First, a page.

This is the second book in what is intended to be a trilogy. The book can be read as a stand-alone novel. Reading book 1 first may make things somewhat more clear, but Watch does include bits to fill in background material presented in book 1. Reading Watch may make one curious what will happen in book 3. However, the end of Watch does not leave you truly hanging.
For information on book 1 (Wake), see the review
The story continues the story of Caitlin, her family and Webmind (the emergent AI on the internet). In the first book, Caitlin is blind as a result of a condition in which the eyes and brain are intact, but nerve signals between the eyes and brain are unusable. A Japanese researcher provides her with a device which fixes the nerve signals, allowing her to see. This is a prototype device, so the researcher monitors the data over the internet. An emergent AI on the internet intercepts the signal. Caitlin and the AI learn of each other and become friends.
In the second book, we're introduced to US government employees associated with WATCH (an agency that looks for internet activity that the government doesn't like).
Caitlin tells her parents about Webmind. (Initially, her parents assume Caitlin has been fooled by some internet schemer. But Caitlin is so insistent her physicist father devises a set of questions for Webmind that convinces him. There are some times in the book that it seems things go too easily for a teenager, but there are times like this example it seems more believable.)
Caitlin's family also tells Dr. Kuroda (the Japanese researcher). The parents and Dr. Kuroda become involved in communicating with Webmind. Dr. Kuroda provides software to help Webmind access audio and video files on the internet. A microphone is added to Caitlin's "Eyepod" to let Webmind hear as well as see what Caitlin experiences. And Webmind learns how to add text messages to Caitlin's vision data stream so she can get messages from him even when she isn't at a computer.
When WATCH concludes there may be an emergent AI in the internet, they call in a military AI expert. The expert informs them that there is an established protocol which says an emergent AI should at least be isolated from the rest of the world, if not destroyed - in order to insure it can do no harm to people. No immediate action is taken for two reasons: (1) the president tells them he wants them to wait until he decides what to have them do, and (2) they don't know exactly where the AI is or how to act against it. When WATCH is unsuccessful in identifying what the AI is made out of or which computer systems it is located on, they decide to question Caitlin, her family and Dr. Kuroda. As a result, Webmind learns they are investigating him and presumably want to eliminate him. When WATCH takes action, it does not come as a surprise.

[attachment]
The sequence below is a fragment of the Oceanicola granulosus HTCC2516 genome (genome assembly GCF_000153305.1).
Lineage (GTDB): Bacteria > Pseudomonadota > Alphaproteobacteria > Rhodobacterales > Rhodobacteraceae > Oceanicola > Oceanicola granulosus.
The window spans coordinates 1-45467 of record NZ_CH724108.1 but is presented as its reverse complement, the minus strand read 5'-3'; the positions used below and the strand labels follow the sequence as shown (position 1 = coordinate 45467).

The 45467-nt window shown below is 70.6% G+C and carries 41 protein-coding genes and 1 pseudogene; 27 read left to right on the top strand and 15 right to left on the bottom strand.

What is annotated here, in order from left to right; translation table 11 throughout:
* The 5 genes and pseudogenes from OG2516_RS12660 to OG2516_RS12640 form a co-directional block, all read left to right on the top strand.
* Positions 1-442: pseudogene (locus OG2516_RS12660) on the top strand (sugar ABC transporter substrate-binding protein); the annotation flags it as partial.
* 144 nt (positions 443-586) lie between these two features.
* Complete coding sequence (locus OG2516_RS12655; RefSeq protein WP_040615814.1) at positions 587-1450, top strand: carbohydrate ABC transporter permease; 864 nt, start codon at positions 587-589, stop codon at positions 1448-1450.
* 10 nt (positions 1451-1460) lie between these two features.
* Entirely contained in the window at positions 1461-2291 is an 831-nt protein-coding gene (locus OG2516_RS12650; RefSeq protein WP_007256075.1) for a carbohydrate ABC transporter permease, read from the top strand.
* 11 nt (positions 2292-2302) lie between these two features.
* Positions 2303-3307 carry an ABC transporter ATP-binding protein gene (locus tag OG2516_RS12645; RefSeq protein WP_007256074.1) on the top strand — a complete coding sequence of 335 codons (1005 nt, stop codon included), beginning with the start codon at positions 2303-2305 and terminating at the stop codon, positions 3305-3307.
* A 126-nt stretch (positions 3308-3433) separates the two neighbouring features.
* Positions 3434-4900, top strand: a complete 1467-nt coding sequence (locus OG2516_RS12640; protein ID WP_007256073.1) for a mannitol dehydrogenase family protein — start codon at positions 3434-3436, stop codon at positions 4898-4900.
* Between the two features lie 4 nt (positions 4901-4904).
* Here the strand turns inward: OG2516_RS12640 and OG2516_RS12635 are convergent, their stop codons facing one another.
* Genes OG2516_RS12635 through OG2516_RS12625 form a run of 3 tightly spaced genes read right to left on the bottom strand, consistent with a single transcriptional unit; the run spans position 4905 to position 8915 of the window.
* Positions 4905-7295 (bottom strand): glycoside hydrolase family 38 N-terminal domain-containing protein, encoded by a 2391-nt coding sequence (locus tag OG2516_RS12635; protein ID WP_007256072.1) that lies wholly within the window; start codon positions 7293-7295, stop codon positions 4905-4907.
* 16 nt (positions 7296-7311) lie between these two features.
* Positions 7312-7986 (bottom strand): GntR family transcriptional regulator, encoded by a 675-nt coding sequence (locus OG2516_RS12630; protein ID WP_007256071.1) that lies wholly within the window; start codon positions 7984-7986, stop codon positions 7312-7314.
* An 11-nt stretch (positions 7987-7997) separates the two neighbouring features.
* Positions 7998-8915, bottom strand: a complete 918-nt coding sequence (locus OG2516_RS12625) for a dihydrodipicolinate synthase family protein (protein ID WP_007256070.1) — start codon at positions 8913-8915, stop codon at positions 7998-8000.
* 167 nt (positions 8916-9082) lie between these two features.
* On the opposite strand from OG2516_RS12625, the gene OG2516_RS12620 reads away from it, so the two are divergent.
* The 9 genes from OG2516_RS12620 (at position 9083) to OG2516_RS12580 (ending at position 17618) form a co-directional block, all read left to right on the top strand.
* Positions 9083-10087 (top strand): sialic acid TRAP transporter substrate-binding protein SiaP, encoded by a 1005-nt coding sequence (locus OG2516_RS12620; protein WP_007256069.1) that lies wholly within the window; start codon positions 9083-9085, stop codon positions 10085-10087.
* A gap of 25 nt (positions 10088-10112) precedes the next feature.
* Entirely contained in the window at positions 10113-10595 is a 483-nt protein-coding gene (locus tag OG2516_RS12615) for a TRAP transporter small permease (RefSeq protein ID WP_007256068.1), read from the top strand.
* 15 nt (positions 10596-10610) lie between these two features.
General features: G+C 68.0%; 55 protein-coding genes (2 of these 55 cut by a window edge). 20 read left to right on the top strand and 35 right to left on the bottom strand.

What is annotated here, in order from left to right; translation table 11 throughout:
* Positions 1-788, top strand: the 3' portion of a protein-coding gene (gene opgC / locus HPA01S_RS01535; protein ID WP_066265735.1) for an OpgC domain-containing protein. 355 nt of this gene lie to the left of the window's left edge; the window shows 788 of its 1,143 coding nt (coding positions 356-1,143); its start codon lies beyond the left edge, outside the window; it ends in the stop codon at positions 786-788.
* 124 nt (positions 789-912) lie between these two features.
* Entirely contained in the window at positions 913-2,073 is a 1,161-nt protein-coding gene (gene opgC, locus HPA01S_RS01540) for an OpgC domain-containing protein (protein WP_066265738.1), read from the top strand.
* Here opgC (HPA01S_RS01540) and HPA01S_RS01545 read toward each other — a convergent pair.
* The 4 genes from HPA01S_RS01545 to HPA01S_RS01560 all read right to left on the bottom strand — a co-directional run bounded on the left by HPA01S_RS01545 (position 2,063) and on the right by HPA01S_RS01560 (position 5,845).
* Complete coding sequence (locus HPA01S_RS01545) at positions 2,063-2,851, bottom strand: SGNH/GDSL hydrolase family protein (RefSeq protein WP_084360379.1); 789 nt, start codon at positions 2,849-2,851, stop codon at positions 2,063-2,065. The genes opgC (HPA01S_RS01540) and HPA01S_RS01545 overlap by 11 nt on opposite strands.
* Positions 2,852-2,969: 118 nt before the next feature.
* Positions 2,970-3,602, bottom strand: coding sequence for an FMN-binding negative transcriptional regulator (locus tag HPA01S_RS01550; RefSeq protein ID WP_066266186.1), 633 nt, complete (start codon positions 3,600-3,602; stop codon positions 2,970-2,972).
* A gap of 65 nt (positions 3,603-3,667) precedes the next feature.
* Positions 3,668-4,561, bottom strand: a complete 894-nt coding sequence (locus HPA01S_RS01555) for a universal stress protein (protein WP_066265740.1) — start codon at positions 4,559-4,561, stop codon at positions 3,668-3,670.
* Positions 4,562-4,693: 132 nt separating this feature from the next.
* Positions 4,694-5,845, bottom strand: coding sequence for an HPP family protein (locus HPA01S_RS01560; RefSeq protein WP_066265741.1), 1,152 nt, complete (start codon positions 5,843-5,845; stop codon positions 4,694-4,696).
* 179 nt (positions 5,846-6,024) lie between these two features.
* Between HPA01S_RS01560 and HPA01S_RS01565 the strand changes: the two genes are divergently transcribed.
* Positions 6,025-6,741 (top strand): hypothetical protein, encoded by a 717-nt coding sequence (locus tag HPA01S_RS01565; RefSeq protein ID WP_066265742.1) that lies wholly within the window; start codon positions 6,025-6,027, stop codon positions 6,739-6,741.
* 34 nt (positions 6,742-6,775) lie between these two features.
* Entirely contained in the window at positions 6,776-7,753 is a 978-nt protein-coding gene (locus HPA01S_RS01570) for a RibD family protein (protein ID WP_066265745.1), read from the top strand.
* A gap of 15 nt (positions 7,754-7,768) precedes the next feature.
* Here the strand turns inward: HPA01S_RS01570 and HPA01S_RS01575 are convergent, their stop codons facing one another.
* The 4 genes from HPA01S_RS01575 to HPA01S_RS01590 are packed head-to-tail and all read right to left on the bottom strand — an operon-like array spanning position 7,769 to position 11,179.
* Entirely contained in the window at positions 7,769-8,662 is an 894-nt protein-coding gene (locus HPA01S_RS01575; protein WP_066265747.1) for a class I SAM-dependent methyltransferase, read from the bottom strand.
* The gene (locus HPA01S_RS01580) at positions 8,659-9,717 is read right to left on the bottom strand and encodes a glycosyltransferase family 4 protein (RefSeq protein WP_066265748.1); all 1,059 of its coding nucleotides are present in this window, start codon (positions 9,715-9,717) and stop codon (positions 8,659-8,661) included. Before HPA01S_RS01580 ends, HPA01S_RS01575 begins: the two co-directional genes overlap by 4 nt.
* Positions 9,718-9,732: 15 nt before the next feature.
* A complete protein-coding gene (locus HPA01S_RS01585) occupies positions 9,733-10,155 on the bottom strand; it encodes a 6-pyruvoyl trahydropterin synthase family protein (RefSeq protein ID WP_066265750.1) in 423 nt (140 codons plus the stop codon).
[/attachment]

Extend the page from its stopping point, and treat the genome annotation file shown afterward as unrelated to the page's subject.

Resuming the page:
The conflict raises a question that has been in SF and science for decades. What would an AI do? What can or should we do to protect ourselves from AI's that make choices harmful to humans? Unfortunately, Watch doesn't delve much into this. Webmind is depicted as being friendly. Caitlin's parents express some questions as to whether they can count on Webmind being friendly. Caitlin tries to treat Webmind nicely and introduce Webmind to internet data that might encourage Webmind to be friendly. But mostly, Webmind lacks mental attributes of dangerous individuals. We're not really forced to think seriously about safety issues because he's a nice guy. Nor do the government forces talk about any AI programming safeguards such as Asimov's Laws of Robotics. Sawyer doesn't offer us any real choices other than being buddies or killing emergent AI's.
A smaller subplot in the series deals with Hobo, a chimp-bonobo mixed ape, at a research institute. He knows sign language to communicate. In this book he's given a chance to "talk" via computer with another ape at another facility. Sometime after that, Webmind connects to Hobo's computer to "talk" about what kind of life Hobo wants to live. One gets the feeling Hobo's story has a ways to go later in the series.
The book ends with what I'll call after-thoughts for lack of a better word. These concluding remarks are on the preachy side. During the course of the book, certain concepts come up and are discussed by characters. Those, too, can leave the impression of the author trying to persuade the reader, but generally not as glaringly obvious as the after-thoughts.
Repeatedly, Sawyer has the characters talk and think about the book "The Origin of Consciousness in the Breakdown of the Bicameral Mind" by Julian Jeans. It presents the theory that true human consciousness did not emerge until a few thousand years ago. I haven't read Jeans. book, but Watch doesn't clarify what is meant in this context by full consciousness. Ancient writings suggest people operated on different assumptions and accepting what may seem illogical frameworks. But I don't think that constitutes lack of consciousness. Hobo uses sign language with humans. If conversation (not just answering by rote) is possible without consciousness, it raises many questions. If we traveled to a planet with a hunter-gather society and a spoken language, what test would let us know whether they were "conscious"?